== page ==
|2 June||Grand Prix, Monaco||DNF||Jaguar C-type with
|Jaguar Cars Ltd|
|6 to 12 August||Montlhéry, Paris – record breaking run.
First car to run at over 100 mph for 7 days and 7 nights
|100.31 mph for 7 days and 7 nights||Jaguar XK120 FHC
LWK 707 with
Bert Hadley and
|1953||26 April||Mille Miglia, Italy||DNF||Jaguar C-type with
W. A. Mackenzie
|1954||25 January||Monte Carlo Rally
During the rally Johnson suffered a heart attack.
|Team Prize – Winner||Sunbeam-Talbot Mark IIAs with Stirling Moss and Sheila van Damm|
1952 Montlhéry XK120 24/7 Record Run In Detail
Following his efforts in the 1950 Le Mans 24 hour race with his XK120, Jaguar developed the XK120C (C-Type) to race at Le Mans in 1951 – winning first time out. For 1952 Jaguar modified the cars to try and gain some extra speed but all three C-Types failed with overheating problems.
Leslie Johnson decided another record attempt at Montlhéry would be good publicity and suggested they go ‘flat out for the week’. He persuaded William Heynes to release a car from the Experimental Department – a bronze coloured XK120 FHC. This was the second right-hand drive coupé made, LWK 707 and was fitted with long range fuel tanks to minimise the number of stops, an additional windscreen wiper to improve visibility when high on the banking and a two way radio.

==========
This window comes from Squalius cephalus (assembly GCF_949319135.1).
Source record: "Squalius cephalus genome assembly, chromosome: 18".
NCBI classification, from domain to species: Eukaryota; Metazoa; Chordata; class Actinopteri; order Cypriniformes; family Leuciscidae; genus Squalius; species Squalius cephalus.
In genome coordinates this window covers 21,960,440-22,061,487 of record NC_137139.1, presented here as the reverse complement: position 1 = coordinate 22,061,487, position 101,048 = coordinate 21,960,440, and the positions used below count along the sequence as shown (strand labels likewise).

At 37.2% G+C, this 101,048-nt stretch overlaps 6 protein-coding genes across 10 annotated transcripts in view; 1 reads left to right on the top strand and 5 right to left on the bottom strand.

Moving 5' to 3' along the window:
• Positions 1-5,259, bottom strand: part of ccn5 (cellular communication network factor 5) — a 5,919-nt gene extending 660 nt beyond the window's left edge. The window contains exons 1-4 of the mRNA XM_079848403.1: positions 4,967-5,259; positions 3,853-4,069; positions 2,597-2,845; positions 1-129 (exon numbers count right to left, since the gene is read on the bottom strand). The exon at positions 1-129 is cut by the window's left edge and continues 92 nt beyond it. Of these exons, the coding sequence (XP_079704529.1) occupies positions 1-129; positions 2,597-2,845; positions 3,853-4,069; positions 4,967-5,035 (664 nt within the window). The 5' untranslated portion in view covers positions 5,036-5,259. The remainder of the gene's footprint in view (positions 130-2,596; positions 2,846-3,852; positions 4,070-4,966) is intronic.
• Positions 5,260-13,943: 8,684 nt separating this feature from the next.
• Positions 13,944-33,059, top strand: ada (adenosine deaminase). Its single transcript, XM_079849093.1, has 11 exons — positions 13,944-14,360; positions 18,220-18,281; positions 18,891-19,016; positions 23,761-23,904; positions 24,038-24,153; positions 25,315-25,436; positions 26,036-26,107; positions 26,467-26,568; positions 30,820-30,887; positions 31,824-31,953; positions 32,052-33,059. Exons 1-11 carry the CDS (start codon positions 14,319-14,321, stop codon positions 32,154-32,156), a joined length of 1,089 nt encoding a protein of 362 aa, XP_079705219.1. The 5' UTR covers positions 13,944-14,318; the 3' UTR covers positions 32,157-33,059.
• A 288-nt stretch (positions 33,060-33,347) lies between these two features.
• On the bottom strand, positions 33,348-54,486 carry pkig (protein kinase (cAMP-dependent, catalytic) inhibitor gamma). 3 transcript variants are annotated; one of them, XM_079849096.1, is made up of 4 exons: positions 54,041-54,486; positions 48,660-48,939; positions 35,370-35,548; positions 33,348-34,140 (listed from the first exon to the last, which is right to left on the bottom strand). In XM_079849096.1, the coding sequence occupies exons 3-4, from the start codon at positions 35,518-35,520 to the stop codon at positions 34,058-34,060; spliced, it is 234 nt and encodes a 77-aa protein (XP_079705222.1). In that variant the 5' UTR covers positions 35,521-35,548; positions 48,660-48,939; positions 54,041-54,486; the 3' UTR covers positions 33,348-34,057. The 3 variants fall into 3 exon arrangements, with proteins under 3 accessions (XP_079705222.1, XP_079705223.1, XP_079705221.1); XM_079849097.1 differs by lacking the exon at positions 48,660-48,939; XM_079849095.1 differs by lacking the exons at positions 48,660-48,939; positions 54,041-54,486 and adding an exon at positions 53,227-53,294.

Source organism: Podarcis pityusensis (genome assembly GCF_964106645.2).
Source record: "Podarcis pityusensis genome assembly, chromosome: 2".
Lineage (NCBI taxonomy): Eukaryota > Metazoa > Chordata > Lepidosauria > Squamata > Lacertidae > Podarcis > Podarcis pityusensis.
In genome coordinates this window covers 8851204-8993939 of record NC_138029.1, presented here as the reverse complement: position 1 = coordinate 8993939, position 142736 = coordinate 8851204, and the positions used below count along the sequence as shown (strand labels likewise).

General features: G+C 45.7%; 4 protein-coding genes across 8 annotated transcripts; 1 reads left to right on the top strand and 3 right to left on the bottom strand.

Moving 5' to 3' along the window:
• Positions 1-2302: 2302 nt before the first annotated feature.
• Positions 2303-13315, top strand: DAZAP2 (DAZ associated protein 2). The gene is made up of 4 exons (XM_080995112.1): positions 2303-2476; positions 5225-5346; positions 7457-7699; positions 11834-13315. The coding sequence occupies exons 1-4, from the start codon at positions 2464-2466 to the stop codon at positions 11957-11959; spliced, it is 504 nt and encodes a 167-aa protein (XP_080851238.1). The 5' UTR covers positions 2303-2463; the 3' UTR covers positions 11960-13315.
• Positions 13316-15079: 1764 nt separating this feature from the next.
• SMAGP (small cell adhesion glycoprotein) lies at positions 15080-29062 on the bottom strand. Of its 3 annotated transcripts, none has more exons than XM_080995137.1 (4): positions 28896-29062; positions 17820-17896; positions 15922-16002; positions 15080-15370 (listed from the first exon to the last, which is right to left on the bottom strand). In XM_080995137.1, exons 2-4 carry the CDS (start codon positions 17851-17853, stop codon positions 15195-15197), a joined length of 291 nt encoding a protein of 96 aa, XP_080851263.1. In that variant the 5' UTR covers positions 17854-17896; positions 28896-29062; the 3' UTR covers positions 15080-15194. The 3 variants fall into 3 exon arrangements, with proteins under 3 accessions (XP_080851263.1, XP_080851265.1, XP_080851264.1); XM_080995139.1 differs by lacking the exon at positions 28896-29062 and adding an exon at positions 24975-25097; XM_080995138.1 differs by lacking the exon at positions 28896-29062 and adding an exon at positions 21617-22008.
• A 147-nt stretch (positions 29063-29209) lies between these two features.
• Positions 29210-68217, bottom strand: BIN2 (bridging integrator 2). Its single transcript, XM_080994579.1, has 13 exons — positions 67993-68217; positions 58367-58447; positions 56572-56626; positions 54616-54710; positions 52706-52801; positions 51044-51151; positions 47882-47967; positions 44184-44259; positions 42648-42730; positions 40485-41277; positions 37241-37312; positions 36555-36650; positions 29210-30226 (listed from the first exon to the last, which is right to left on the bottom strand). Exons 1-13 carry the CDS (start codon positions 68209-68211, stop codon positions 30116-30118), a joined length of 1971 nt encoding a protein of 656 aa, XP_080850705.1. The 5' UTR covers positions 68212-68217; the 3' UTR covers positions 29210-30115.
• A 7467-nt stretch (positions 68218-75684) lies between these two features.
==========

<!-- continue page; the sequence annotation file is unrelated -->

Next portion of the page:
Stirling Moss recalled:
“…in mid-summer Leslie Johnson had another of his ideas. Having averaged 100 mph for 24 hours at Montlhéry he now talked Jaguar into attempting 100 mph for a week!…We again drove in three-hour spells. The speedbowl lap was under a minute at 120mph, so it was quite a strain. After each straight we hit the banking high up near the lip, then plunged off, twice every fifty seconds, night and day. In each spell we would cover about 2,000 laps. It was impossible to keep one’s mind occupied on a job like that. We had a two-way radio which helped keep boredom at bay. We talked all the time, called each other names, even told stories. One dare not let the mind wander, because we were running within four feet of the banking lip at around 120 mph. One had to concentrate on something. I worked out how many million revs the engine made in a day, how many times the wheels turned, things like that.
The weather did not help; hot by day, cold at night. Night driving was a strain too, because we couldn’t afford the drain on the battery of extra lights. The headlights had to be set very high to let us see the top of the banking when we were on it, and this meant that on the short straights we could see nothing at all because the beams were playing in the air.